“The more types of welding you master the more you can earn, says Richard Seif, senior vice president of global marketing at Lincoln Electric in Cleveland, on the Careers in Welding Web site. “If you have math and science skills, going to college to become a welding engineer just about guarantees [sic] good pay: more than $50,000 a year to start and thousands more a year after that, the site quotes him as saying. In our last post on this topic, we found that claim to be a bit too bold.

Weld-Ed’s report found discrepancies in program content and length of training from state to state. They noted that no national education standard exists for welders; therefore, certification varies from state to state, or worse, from job to job. Hopefully, Obama’s “Skills for America’s Future initiative will make steps in the right direction, but for those welders not in a position to go back to school, it might not be the savior the government is hoping for.

AWS and Weld-Ed are already trying to bridge the gap between industry demand and the worker supply pipeline (they work through a consortium of publicly funded universities and Weld-Ed is based on the campus of Lorain County Community College in Elyria, Ohio) and will continue to gather statistics on what ails the perception of the industry.

If it seems a stretch for metal sourcing professionals to pay attention to the trends in something as specific as welding employment, it shouldn’t be. With production likely to continue a sustained increase due to global demand, companies will need increasingly skilled workforces, and it’s in their best interest to have a hand in cultivating them.

–Taras Berezowsky

This is Part Two of a two-part series. Read Part One here.

I read an interesting article yesterday that explored a field quite opposite the metal market the legal profession but nonetheless relates nicely to our previous discussion about the state of job training and technical schools in the US.

The Economist makes the case that law schools and law firms sometimes have trouble seeing eye-to-eye in terms of the duties and responsibilities expected of each other. “The lousy job market is, of course, not the law schools’ fault, the article reads. “But law schools could still do more to help their graduates prepare. It goes on to quote Evan Chesler, head of Cravath, Swaine and Moore, a New York firm, lamenting that “they teach few of the practical skills of lawyering, leaving the firms to do much of the training in a recruit’s first years on the job. Richard Revesz, the dean of New York University’s law school, replies that most firms’ needs are so specific that law school should not be expected to provide them.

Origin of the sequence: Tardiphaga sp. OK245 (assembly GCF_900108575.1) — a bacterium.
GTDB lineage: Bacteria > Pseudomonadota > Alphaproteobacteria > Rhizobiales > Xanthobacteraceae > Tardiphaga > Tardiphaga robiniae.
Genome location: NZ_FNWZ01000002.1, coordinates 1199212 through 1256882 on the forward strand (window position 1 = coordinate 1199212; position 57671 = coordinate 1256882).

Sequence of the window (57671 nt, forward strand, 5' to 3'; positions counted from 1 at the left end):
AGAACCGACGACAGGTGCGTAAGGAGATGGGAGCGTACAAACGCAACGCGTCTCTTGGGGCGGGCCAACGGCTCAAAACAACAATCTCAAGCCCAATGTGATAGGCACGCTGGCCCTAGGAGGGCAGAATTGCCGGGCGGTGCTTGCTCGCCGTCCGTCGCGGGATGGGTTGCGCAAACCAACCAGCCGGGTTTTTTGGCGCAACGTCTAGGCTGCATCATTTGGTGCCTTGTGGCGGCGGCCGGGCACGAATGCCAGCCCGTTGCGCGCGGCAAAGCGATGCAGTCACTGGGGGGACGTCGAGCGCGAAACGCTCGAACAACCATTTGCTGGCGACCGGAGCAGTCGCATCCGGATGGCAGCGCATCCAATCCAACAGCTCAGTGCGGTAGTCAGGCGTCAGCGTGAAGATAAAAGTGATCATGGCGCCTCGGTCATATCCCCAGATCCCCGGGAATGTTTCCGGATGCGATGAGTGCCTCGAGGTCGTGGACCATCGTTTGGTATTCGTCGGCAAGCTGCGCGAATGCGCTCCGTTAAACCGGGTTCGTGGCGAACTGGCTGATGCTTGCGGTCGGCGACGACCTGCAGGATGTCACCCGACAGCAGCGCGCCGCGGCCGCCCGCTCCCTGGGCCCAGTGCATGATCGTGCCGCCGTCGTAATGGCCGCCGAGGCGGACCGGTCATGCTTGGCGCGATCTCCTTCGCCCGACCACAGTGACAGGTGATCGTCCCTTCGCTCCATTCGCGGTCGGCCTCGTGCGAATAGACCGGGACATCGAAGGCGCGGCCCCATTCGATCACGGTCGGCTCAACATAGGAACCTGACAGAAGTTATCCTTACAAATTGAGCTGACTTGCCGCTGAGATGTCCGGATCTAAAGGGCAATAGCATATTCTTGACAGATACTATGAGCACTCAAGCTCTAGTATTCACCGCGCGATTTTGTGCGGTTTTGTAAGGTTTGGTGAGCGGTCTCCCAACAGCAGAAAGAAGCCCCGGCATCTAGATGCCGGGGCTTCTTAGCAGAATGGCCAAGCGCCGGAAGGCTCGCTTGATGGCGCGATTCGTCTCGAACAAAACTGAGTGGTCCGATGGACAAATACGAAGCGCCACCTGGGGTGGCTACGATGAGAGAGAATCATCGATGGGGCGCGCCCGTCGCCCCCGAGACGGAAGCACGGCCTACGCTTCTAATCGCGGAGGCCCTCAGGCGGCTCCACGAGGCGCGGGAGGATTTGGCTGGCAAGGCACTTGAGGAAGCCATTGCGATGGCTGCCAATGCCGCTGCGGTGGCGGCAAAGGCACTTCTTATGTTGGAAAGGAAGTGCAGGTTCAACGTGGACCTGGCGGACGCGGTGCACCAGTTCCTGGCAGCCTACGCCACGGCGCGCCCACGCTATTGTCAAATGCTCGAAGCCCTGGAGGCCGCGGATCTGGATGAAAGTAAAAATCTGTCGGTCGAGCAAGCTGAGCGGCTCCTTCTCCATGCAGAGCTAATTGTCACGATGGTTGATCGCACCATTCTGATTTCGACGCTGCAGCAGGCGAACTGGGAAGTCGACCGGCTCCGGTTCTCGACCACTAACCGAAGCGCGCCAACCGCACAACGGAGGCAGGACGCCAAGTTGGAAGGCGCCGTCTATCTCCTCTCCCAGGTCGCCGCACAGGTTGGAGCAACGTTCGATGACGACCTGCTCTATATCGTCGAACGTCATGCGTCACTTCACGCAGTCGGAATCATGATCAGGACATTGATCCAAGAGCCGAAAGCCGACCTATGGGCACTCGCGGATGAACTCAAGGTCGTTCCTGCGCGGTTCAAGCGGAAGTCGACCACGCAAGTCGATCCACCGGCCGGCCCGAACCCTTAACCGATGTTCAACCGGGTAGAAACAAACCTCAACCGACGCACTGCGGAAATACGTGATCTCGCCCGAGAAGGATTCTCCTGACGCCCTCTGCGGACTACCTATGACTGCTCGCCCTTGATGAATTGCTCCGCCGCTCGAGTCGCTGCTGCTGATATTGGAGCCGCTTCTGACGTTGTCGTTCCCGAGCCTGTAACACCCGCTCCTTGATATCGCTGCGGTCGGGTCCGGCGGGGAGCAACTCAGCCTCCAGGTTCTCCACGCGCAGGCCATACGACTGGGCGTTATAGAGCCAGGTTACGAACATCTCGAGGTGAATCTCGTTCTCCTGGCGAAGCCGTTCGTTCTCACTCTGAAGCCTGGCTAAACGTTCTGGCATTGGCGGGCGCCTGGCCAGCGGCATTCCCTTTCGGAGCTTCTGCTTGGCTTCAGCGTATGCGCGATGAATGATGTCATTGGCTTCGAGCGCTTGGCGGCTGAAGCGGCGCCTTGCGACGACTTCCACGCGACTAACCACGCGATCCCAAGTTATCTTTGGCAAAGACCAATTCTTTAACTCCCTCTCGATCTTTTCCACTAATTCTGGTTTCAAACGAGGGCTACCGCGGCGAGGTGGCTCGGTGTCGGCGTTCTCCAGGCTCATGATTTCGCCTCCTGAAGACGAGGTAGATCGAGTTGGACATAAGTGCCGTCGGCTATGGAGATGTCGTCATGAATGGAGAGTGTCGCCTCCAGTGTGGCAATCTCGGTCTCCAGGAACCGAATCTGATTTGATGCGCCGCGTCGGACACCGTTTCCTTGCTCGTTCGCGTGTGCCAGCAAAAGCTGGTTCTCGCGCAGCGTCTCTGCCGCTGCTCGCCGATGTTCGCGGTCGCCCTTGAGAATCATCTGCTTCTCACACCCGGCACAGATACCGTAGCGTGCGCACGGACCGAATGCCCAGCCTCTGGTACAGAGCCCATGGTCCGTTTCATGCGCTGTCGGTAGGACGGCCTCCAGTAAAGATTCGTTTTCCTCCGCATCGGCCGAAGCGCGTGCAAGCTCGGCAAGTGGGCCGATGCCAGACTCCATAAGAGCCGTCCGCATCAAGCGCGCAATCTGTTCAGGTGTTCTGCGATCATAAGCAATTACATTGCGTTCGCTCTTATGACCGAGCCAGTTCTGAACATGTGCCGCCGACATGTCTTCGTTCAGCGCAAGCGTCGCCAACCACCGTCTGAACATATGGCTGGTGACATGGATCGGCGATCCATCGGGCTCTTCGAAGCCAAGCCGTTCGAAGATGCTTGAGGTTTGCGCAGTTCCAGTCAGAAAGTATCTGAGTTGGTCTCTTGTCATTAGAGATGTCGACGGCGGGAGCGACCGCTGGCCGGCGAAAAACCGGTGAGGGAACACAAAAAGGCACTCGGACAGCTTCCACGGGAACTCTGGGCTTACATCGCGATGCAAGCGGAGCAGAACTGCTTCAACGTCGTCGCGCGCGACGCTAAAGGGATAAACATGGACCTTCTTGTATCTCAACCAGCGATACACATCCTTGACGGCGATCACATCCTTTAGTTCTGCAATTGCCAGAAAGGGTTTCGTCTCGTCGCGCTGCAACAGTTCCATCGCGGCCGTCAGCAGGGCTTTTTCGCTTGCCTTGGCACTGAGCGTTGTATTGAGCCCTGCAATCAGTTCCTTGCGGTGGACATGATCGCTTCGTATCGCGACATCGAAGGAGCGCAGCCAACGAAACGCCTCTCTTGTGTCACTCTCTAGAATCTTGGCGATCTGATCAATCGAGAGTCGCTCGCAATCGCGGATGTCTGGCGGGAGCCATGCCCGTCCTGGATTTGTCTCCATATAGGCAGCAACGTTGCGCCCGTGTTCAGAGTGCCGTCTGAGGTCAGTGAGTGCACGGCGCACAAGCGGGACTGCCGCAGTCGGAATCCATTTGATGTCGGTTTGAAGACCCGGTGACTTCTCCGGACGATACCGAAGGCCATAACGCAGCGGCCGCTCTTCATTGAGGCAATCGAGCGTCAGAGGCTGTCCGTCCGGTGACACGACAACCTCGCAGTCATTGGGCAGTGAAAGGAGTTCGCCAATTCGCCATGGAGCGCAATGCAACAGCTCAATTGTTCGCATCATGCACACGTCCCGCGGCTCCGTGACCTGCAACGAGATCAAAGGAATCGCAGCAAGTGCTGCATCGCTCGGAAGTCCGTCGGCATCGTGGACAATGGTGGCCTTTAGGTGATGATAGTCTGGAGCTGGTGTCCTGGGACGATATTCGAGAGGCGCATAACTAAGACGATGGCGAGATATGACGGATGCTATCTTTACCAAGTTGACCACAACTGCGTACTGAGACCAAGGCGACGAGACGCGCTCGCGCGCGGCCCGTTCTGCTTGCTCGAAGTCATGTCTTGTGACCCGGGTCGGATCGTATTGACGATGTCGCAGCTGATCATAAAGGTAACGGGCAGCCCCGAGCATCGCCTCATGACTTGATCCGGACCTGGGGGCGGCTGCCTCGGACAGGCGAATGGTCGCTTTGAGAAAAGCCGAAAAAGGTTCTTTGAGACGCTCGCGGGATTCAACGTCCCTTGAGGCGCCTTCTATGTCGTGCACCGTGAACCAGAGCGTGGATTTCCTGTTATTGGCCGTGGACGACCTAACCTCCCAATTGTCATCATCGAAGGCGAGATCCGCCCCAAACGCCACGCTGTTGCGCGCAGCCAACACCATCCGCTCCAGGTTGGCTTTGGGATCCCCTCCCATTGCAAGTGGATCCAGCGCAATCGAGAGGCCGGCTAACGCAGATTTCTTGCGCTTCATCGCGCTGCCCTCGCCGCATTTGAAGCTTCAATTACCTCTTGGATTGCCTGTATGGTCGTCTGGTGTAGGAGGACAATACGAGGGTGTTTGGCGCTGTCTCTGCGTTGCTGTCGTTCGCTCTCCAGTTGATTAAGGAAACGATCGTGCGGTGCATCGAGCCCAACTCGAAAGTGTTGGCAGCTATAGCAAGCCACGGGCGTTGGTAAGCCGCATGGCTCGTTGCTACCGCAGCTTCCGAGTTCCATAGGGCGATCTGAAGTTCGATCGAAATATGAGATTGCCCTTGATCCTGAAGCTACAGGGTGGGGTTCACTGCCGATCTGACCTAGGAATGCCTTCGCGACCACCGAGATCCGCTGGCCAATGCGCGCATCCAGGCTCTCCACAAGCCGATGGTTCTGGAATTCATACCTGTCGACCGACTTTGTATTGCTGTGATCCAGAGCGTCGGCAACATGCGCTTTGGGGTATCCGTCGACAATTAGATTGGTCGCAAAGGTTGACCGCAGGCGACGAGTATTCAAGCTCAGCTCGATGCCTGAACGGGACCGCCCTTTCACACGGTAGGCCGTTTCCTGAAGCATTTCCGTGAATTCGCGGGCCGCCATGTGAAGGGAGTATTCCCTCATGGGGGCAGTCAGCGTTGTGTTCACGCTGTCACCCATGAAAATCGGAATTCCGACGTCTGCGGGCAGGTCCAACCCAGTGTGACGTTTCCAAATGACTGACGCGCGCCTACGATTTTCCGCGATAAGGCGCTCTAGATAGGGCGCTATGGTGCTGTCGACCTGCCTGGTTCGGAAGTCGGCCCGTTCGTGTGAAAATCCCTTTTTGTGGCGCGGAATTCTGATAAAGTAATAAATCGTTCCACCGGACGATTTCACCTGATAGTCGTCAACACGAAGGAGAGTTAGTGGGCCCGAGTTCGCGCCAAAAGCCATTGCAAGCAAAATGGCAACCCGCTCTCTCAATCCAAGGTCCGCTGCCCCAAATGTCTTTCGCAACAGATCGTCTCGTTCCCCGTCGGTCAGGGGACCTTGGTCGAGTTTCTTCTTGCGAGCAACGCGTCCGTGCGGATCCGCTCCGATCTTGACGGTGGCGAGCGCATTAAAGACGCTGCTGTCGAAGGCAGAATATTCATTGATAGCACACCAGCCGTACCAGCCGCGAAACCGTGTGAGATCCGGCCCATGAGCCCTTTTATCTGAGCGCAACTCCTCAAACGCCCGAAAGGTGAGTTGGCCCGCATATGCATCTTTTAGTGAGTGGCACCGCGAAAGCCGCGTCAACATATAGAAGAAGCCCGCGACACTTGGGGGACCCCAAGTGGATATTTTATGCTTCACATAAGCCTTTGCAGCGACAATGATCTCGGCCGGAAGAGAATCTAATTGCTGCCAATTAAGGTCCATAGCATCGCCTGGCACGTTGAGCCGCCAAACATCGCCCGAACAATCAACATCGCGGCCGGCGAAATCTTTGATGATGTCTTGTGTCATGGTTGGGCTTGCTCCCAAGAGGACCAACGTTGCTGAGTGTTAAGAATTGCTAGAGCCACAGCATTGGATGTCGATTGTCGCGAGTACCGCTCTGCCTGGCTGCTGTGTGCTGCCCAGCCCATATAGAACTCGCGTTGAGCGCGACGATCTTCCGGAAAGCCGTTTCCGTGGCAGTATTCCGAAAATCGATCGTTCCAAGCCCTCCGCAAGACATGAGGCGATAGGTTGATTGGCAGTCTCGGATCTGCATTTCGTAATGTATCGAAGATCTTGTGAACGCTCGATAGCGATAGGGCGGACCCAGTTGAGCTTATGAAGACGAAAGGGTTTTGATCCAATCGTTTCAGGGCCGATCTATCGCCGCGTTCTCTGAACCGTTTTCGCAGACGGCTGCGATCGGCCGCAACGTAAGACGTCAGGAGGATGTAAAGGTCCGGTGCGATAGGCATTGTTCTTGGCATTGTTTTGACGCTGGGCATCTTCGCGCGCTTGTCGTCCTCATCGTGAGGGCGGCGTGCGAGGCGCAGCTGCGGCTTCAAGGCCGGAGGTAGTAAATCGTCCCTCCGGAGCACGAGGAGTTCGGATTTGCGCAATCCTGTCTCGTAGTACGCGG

Based on industry reports, this issue manifests itself in the welding profession as well. We’d heard anecdotally that US manufacturers are experiencing a shortage of welders, and with comparably high starting salaries, there seemed to be a disconnect between able welders hooking up with suitable employers, such as Thermadyne, ESAB and Caterpillar.

Although certain specialized welding positions earn higher salaries than the majority of Americans, such as a welding engineer in the shipbuilding industry (noted below), the range is reflective of most other production-category occupations:

With industrial companies cutting staff and/or wages, they are forced to run with a smaller staff that has newer more specialized skill sets. Those companies may not have the resources to act as de facto training centers to get those workers up to speed, effectively leaving that to technical schools and community colleges. But if workers have taken steep pay cuts or have been laid off, they may not feel they have the financial wherewithal to enroll in retraining programs no matter how hard the Obama administration pushes its Department of Ed initiatives. (Some people don’t see getting into more debt, via federal loans, as the means to get higher-paying jobs.) If there’s lower enrollment, as we’ve reported, training programs’ already-expensive equipment needs become unfeasible to sustain. Ultimately, this bolsters the perception that the manufacturing sector is washed up for good.

That perception may be the biggest obstacle to empowering future welders to optimally match their skills with actively searching employers. Of course, this takes personal drive as much as government assistance. A key aspect of the perception equation: recruiting young welders to replace soon-to-retire baby boomers.

–Taras Berezowsky

This is Part One of a two-part series. Read Part Two here.